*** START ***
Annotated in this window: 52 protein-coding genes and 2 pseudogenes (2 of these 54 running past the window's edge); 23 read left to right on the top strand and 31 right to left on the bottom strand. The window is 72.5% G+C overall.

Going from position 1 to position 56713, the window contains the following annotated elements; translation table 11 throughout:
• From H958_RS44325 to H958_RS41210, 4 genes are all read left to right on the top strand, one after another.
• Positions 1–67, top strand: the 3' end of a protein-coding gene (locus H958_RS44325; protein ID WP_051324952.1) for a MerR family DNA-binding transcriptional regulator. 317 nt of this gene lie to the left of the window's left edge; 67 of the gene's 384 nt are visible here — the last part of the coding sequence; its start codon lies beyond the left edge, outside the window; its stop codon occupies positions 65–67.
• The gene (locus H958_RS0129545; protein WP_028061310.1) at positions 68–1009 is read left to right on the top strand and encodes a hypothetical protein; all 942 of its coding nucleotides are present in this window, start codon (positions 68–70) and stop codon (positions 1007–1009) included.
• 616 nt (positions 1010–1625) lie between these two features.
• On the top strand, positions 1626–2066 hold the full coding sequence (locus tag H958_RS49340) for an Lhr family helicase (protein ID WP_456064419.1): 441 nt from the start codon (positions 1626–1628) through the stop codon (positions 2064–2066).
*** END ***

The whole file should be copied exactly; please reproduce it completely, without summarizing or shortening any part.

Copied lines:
Annotated in this window: 52 protein-coding genes and 2 pseudogenes (2 of these 54 running past the window's edge); 23 read left to right on the top strand and 31 right to left on the bottom strand. The window is 72.5% G+C overall.

Going from position 1 to position 56713, the window contains the following annotated elements; translation table 11 throughout:
• From H958_RS44325 to H958_RS41210, 4 genes are all read left to right on the top strand, one after another.
• Positions 1–67, top strand: the 3' end of a protein-coding gene (locus H958_RS44325; protein ID WP_051324952.1) for a MerR family DNA-binding transcriptional regulator. 317 nt of this gene lie to the left of the window's left edge; 67 of the gene's 384 nt are visible here — the last part of the coding sequence; its start codon lies beyond the left edge, outside the window; its stop codon occupies positions 65–67.
• The gene (locus H958_RS0129545; protein WP_028061310.1) at positions 68–1009 is read left to right on the top strand and encodes a hypothetical protein; all 942 of its coding nucleotides are present in this window, start codon (positions 68–70) and stop codon (positions 1007–1009) included.
• 616 nt (positions 1010–1625) lie between these two features.
• On the top strand, positions 1626–2066 hold the full coding sequence (locus tag H958_RS49340) for an Lhr family helicase (protein ID WP_456064419.1): 441 nt from the start codon (positions 1626–1628) through the stop codon (positions 2064–2066).